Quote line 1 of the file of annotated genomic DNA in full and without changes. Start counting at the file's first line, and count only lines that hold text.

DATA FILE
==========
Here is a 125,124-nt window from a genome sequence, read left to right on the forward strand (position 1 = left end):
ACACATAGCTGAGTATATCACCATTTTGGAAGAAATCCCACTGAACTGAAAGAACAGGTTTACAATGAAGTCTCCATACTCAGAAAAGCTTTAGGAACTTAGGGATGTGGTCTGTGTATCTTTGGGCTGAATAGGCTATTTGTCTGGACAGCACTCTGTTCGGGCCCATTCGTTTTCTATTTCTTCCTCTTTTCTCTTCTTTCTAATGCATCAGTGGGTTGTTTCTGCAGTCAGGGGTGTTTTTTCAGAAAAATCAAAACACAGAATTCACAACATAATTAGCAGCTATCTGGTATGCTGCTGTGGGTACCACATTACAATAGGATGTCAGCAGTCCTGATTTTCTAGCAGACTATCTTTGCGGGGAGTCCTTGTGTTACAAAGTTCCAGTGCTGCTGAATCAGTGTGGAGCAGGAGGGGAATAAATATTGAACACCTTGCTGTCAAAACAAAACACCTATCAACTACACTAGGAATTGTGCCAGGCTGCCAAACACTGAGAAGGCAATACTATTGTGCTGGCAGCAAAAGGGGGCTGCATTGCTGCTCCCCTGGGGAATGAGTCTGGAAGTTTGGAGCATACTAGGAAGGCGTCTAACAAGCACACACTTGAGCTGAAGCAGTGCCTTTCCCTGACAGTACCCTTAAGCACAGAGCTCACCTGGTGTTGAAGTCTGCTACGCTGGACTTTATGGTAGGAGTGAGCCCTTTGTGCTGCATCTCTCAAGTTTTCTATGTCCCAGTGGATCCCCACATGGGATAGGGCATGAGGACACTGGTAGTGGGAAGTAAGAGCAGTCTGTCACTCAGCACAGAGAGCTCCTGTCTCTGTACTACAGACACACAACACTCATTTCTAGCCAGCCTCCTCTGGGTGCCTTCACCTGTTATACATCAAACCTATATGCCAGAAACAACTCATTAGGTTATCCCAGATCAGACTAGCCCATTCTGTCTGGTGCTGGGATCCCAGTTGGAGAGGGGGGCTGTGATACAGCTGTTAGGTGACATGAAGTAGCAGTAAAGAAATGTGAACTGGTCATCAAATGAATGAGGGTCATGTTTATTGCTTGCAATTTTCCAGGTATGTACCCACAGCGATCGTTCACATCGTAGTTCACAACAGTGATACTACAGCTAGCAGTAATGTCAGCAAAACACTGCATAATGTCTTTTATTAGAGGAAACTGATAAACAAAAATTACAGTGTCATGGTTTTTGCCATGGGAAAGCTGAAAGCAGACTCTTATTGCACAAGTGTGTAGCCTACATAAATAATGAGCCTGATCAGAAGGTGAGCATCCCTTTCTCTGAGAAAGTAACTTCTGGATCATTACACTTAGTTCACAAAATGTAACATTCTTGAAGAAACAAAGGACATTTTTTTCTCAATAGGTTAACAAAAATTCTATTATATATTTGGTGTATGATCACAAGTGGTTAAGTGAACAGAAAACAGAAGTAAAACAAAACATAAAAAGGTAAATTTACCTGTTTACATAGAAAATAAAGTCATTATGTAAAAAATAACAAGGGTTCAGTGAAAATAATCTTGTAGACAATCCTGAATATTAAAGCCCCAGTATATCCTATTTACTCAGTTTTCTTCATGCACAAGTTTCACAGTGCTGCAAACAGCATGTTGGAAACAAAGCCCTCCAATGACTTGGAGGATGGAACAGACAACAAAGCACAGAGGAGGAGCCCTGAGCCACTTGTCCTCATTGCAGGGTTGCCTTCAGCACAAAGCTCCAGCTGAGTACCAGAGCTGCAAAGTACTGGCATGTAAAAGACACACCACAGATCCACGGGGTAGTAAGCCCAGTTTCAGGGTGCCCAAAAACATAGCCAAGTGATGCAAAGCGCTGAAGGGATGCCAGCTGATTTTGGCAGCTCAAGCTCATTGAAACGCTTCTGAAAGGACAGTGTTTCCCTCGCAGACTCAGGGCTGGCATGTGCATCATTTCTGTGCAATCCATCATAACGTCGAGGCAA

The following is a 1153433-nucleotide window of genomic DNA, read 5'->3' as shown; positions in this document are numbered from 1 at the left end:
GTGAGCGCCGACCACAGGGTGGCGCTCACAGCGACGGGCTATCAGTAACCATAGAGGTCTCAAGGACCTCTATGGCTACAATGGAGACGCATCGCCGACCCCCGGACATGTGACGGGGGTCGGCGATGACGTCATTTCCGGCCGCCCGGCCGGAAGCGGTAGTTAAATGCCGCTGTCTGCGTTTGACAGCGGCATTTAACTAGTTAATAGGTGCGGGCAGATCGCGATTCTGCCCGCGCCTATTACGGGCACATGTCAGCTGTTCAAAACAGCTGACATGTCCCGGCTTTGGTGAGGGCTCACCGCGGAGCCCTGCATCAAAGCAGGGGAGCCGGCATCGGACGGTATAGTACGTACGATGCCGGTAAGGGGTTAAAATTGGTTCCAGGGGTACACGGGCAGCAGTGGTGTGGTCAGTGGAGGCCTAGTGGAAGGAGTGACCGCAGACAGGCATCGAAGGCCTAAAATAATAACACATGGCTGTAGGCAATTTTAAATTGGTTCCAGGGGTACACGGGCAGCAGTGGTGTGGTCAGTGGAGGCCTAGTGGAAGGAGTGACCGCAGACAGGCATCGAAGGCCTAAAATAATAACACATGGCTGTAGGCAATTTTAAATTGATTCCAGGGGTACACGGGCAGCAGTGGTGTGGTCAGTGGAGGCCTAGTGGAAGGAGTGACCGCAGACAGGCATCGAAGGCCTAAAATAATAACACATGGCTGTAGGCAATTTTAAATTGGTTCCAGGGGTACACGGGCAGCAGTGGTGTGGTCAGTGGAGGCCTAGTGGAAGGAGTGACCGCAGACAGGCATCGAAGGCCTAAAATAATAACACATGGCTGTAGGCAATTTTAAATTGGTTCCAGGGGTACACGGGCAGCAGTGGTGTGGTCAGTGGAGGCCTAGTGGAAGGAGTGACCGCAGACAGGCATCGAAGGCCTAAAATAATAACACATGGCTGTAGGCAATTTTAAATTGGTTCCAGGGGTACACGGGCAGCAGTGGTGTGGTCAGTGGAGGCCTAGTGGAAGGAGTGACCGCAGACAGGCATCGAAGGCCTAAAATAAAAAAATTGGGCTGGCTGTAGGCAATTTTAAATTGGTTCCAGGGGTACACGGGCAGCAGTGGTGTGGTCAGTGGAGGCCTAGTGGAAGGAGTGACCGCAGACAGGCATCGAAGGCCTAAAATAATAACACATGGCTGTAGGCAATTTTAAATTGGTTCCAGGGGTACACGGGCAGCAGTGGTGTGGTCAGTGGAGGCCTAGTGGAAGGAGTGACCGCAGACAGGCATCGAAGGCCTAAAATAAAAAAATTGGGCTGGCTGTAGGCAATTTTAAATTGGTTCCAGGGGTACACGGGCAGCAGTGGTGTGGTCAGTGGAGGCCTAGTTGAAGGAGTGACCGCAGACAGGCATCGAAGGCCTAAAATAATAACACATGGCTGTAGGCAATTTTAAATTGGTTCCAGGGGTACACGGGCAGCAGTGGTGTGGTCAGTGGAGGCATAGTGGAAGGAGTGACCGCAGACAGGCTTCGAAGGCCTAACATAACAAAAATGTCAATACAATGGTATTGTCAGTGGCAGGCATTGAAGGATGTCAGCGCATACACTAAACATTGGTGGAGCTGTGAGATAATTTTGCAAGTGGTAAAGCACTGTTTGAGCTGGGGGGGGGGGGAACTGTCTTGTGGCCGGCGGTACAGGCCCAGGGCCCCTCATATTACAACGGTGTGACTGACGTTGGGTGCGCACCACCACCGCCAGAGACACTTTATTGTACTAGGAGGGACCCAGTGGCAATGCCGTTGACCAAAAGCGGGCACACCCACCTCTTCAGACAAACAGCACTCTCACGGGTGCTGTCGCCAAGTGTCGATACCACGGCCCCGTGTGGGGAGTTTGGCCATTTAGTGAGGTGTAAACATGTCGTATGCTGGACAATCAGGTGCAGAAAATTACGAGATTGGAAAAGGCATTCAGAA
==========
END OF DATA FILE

Here is a 125,124-nt window from a genome sequence, read left to right on the forward strand (position 1 = left end):